When the Jets traded for Tim Tebow the move was immediately panned as a publicity stunt and marketing ploy. The Jets, after all, are New York’s second favorite football team after the Super Bowl-champion Giants.
The deal for Tebow was placed within the context of the Jets’ disappointing season ticket sales over the past two seasons at MetLife Stadium. But while the Jets will benefit to some degree from the “Timsanity” at the cash register, their new quarterback is ready to take over his new backyard of Madison Avenue.
Tebow is poised to double his marketability and he is already one of the top five most marketable players in the NFL, according to John Vrooman, sports economist at Vanderbilt University.
- All of these celebrities have had their nudes leaked 35 Pictures
- PHOTOS: Apple Emoji update includes a llama, skateboard and some bagel drama 24 Pictures
“Tebow’s value in New York City is obviously higher with the Jets because he is playing in the largest television market in the world. The New York market of 7.5 million television households is five times the size of Denver with 1.5 million households,” said Vrooman.
“The unfortunate aspect for Tebow is that he is still being paid [based on] his contract in Denver. If he gets to play and increase the overall marketability of the Jets then his worth will have more than doubled with the move, and this should be reflected in his next contract.”
Despite splitting the market, the Giants and Jets are ninth and 10th respectively in the league in total merchandising sales. Given that Tebow finished last year second in the NFL in jersey sales, coming to such a lucrative market could pay off for the Jets.
Tebow remains a polarizing figure, panned as a “gimmick” quarterback because he thrives in the antiquated option offense and also mocked for his outspoken Christian faith. Given the fact that New York leans heavily to the left in politics and social issues (only twice since 1972 has the state voted Republican in a presidential election), Tebow may not find a large audience receptive to his evangelical brand of Christianity as he would in other parts of the country.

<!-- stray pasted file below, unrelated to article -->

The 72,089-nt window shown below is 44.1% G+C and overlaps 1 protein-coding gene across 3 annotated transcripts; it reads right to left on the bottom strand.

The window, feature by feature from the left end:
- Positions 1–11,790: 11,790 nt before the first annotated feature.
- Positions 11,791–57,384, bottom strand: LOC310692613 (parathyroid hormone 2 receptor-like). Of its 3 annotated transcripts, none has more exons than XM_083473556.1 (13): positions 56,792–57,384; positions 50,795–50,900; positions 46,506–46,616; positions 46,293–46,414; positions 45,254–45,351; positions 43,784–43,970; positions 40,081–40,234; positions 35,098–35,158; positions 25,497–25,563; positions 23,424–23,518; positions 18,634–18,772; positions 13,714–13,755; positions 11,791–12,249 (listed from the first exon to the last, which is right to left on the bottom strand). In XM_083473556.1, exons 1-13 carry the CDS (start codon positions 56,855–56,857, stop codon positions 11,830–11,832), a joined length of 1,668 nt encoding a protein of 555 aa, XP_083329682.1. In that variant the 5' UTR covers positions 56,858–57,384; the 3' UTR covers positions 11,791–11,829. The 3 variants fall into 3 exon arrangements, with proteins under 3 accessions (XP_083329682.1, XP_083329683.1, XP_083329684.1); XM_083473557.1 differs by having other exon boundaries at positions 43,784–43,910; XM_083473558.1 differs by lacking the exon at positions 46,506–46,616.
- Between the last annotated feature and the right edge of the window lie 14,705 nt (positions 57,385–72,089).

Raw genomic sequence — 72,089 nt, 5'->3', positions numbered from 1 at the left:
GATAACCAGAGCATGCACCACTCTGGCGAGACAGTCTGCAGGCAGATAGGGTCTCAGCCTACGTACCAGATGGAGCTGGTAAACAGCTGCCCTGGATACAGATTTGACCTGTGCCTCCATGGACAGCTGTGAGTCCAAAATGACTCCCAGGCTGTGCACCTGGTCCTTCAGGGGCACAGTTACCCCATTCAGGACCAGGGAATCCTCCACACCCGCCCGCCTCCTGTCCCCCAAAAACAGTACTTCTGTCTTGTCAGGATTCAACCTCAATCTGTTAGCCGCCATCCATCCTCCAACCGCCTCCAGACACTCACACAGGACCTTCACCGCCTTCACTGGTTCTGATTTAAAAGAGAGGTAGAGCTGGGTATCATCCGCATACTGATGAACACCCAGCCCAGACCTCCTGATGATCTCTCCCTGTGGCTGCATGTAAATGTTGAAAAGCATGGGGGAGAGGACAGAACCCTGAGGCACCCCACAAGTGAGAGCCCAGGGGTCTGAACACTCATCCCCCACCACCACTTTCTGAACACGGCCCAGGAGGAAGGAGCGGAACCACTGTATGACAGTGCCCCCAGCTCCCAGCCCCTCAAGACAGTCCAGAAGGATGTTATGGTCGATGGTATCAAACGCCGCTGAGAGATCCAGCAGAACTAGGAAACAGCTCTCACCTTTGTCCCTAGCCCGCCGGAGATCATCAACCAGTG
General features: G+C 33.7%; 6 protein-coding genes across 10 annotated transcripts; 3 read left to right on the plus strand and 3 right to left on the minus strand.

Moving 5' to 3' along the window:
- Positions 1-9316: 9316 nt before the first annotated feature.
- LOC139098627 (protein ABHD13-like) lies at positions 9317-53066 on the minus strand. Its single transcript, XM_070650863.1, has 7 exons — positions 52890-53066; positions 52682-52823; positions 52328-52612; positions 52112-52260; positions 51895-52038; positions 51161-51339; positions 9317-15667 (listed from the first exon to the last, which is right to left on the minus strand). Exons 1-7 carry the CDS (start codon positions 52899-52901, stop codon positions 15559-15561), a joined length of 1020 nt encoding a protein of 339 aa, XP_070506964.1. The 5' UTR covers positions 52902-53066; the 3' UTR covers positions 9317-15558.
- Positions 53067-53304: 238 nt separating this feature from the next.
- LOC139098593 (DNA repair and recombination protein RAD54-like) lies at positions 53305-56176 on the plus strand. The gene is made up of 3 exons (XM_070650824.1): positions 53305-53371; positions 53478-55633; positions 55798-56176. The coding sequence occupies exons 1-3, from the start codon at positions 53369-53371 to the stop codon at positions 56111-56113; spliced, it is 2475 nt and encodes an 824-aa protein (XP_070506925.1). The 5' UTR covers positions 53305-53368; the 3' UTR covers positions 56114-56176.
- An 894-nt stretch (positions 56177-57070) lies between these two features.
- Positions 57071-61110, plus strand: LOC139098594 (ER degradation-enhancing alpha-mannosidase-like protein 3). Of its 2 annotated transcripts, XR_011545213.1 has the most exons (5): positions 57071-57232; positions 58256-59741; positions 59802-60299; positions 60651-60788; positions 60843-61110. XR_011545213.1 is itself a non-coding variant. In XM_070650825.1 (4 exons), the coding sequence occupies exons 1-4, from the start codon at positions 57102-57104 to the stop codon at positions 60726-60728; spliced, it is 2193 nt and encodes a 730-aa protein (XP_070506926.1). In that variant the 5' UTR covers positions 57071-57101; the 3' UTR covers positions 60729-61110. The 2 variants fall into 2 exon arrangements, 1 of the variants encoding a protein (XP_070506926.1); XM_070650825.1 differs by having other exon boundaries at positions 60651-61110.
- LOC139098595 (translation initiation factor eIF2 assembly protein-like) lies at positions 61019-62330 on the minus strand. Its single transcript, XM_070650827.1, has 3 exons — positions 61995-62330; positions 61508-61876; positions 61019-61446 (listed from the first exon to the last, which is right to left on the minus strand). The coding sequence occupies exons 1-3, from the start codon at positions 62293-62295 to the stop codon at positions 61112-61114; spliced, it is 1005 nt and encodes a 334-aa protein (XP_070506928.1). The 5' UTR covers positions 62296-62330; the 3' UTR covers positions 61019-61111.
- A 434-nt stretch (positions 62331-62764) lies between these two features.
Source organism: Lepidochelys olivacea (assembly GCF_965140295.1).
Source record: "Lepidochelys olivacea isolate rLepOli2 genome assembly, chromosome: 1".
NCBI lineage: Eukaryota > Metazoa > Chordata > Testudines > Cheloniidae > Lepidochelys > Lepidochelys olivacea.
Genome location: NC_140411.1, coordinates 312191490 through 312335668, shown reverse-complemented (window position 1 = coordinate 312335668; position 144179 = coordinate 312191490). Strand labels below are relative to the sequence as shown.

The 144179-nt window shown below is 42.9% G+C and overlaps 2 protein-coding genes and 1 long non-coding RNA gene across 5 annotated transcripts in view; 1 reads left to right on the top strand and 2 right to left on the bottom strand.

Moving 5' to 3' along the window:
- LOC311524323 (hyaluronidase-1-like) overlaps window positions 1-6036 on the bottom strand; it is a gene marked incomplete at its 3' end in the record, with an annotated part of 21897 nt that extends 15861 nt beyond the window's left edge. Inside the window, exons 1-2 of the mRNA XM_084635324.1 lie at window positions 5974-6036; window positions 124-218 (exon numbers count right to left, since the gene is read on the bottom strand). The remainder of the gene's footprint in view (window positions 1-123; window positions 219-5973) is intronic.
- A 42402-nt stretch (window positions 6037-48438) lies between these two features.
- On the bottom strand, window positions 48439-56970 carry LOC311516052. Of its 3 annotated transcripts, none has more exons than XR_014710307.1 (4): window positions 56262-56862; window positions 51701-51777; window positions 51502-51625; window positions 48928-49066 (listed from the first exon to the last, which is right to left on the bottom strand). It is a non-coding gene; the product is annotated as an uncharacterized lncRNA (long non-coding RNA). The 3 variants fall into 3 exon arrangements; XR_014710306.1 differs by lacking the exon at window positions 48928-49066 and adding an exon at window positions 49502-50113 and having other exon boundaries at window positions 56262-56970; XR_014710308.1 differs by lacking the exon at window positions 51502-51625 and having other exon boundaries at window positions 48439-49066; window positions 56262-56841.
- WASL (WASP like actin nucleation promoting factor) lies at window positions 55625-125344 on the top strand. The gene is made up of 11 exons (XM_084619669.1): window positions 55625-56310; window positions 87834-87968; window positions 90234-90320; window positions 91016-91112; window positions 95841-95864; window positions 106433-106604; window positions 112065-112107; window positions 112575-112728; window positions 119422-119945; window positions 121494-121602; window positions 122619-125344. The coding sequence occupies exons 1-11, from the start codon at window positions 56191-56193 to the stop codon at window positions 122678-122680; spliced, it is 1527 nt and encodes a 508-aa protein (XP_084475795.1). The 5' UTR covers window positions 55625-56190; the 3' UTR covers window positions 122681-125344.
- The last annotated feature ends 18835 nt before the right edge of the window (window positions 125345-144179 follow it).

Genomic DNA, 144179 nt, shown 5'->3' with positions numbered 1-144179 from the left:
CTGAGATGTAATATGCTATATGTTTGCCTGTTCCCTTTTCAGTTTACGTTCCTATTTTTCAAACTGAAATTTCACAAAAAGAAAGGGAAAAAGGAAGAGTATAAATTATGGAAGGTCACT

“The absolute negativity of the Tebow haters limits his appeal, unless he can win them over on the field. Religion and politics are issues to avoid in general public discussion because they are so polarizing,” Vrooman said.
“Tebow’s conspicuous expression of his beliefs polarizes football fans in the same manner that evangelical religion has polarized the current political discourse. This polarization reflects more about our weaknesses and cultural intolerance than Tebow’s conspicuous Christianity.”
But still, “Tebowmania” will still have its impact in the Jets’ home market. Already his Jockey sponsorship has paid dividends with a billboard on the New Jersey side of the Lincoln Tunnel, greeting drivers coming into New York City. And his introductory press conference was attended by nearly 250 media members which included three dozen television cameras and 14 satellite trucks.
When asked about the impact the move to New York will have on his marketability, Tebow said he didn’t know.
“My whole time here has been meeting with the coaches, getting to know them, getting all the physicals, getting the paperwork done,” Tebow said at his press conference. “That’s pretty much what I’ve been doing. I haven’t had too much time to talk to any of [the marketing team], but I guess they are pretty excited.”
Since the Jets view him as a backup and their Wildcat quarterback, it is hard to imagine too many fans forking over season ticket money to see Tebow play a dozen snaps a game. Vrooman speculates that only if Tebow wins the starting job will game day tickets see a “moderate” uptick.
Given his move to New York, his jersey will almost surely be the NFL’s top seller this year, but neither jersey or ticket sales will be a windfall for the Jets.
“Season ticket sales particularly for premium seats will not be affected by this controversial move. The only significant impact might be on merchandise sales but that is relatively insignificant in the NFL business model,” Vrooman said.
“The NFL is a $10 billion industry, but only $270 million revenue comes from NFL Properties licensing fees and it is shared evenly with the rest of the league. It is estimated that the league retail merchandise sales are just below $3 billion and the clubs probably only get about five percent of those sales in royalties. The direct economic effect of ‘Tebowmania’ is relatively small and short lived. Unless Tebow wins, the ‘Tebowmania’ experiment will probably have the same ultimate impact as ‘Linsanity.’”
Follow Jets beat writer Kristian Dyer on Twitter @KristianRDyer for all your offseason news.